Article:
#### 3.2. Pedestrian-centric Representation of Height in 2D

**Code 1.**Python function to calculate occlusion projection.

def segment(floors, dist, eye): # All numbers are assumed positive if floors == 0: return 0 else: alpha = math.atan((floors * 3 - eye) / dist) beta = math.pi / 2 - alpha seg = dist * math.cos(beta) return seg

- For e = 0 is the apparent surface as seen from the pavement
- When d approaches infinity and e = 0, d is the projection of the height on the horizontal plane (d = h)
- As d increases, it has the oblique asymptote y = h·x − e

#### 3.3. View Occlusion by Neighboring Volumes

#### 3.4. Dominant Use in Ground Floor from Pedestrian Point of View

## 4. Results

#### 4.1. Representation of Aggregate Data

#### 4.2. Representation of Fragments in 2D

Dissolve | Moran’s I | Expected | z-score | p-value |
---|---|---|---|---|

None (a) | 0.515340 | −0.000060 | 95.380891 | <10^{−6} |

Inside Parcel (b) | 0.136500 | −0.000183 | 14.635925 | <10^{−6} |

All (c) | 0.108415 | −0.000142 | 12.782081 | <10^{−6} |

#### 4.3. Representation of Fragments in 3D

#### 4.4. Map of the Projection of the Apparent Surface

#### 4.5. Façade Height Projection onto the Horizontal Plane

#### 4.6. Occlusion by Higher Neighboring Volumes

#### 4.7. Activities on Ground Floor

**Figure 19.**Built area per floor and use (

**left**) and temporal evolution relative to street level (

**right**).

#### 4.8. Historic Perspective

#### 4.8.1. Building Age and Planning Regulations

#### 4.8.2. Built Area per Year of Construction and Use

#### 4.8.3. Built Area per Year of Construction and Floor

## 5. Conclusions

- The 3D visualization techniques allowed the discovery of patterns not obvious even for trained professionals, using the third dimension to convey information not possible in 2D, with the third dimension helping understand conceptual data.
- The 2D representation of height and use information onto the horizontal plan resulted in a very compact and synthetic visualization of the relation between the streets skyline, the planning regulations and the built environment from a pedestrian point of view.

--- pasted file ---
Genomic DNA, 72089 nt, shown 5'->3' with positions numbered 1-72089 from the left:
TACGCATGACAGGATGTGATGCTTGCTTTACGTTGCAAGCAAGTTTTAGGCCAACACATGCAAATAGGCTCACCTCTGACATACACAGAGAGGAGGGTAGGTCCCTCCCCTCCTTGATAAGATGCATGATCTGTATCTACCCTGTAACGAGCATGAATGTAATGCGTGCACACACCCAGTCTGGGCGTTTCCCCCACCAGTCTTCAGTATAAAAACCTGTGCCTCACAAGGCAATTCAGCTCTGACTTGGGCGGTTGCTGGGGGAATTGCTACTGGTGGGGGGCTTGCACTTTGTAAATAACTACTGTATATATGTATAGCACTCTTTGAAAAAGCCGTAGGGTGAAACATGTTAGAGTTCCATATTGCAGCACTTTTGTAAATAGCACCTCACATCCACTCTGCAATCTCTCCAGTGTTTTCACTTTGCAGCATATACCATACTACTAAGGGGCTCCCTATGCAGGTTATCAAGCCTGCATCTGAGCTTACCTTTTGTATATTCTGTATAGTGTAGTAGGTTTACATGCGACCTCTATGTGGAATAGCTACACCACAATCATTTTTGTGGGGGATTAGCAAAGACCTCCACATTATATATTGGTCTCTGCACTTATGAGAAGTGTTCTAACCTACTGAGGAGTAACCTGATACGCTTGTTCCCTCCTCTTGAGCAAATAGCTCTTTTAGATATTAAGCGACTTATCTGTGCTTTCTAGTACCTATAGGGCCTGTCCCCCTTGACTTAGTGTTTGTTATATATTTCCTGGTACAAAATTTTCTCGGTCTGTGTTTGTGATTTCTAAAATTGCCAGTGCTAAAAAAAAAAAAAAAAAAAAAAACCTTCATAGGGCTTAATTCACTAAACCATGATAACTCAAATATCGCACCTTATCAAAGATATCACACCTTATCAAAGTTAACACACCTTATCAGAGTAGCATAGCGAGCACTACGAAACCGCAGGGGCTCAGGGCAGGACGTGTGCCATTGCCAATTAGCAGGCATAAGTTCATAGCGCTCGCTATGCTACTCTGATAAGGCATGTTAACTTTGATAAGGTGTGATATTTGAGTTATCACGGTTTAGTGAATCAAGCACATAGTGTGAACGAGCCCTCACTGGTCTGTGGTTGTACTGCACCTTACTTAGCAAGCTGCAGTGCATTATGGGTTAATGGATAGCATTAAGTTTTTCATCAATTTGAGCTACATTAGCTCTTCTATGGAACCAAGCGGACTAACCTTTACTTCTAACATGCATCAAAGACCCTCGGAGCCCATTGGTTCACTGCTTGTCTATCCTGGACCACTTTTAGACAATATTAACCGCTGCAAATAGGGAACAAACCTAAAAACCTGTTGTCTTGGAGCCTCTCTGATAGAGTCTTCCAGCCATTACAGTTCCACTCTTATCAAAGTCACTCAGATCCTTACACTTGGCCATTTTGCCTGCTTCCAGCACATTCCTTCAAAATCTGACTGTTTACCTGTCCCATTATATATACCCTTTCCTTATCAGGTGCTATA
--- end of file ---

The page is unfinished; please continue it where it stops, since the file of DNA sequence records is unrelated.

- For data without associated cartography, multiple visualization techniques were used to extract meaningful data, in the form of charts or through aggregation operations into higher order geometric entities.
- To represent temporal information, a visualization similar to population pyramids was used for the age of buildings.

#### Future Work

## Acknowledgments

## Author Contributions

## Conflicts of Interest

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**MDPI and ACS Style**

Dalmau, F.V.; Garcia-Almirall, P.; Domínguez, E.R.; Escudero, D.F.
From Raw Data to Meaningful Information: A Representational Approach to Cadastral Databases in Relation to Urban Planning. *Future Internet* **2014**, *6*, 612-639.
https://doi.org/10.3390/fi6040612

**AMA Style**

Dalmau FV, Garcia-Almirall P, Domínguez ER, Escudero DF.
From Raw Data to Meaningful Information: A Representational Approach to Cadastral Databases in Relation to Urban Planning. *Future Internet*. 2014; 6(4):612-639.
https://doi.org/10.3390/fi6040612

**Chicago/Turabian Style**

Dalmau, Francesc Valls, Pilar Garcia-Almirall, Ernest Redondo Domínguez, and David Fonseca Escudero.
2014. "From Raw Data to Meaningful Information: A Representational Approach to Cadastral Databases in Relation to Urban Planning" *Future Internet* 6, no. 4: 612-639.
https://doi.org/10.3390/fi6040612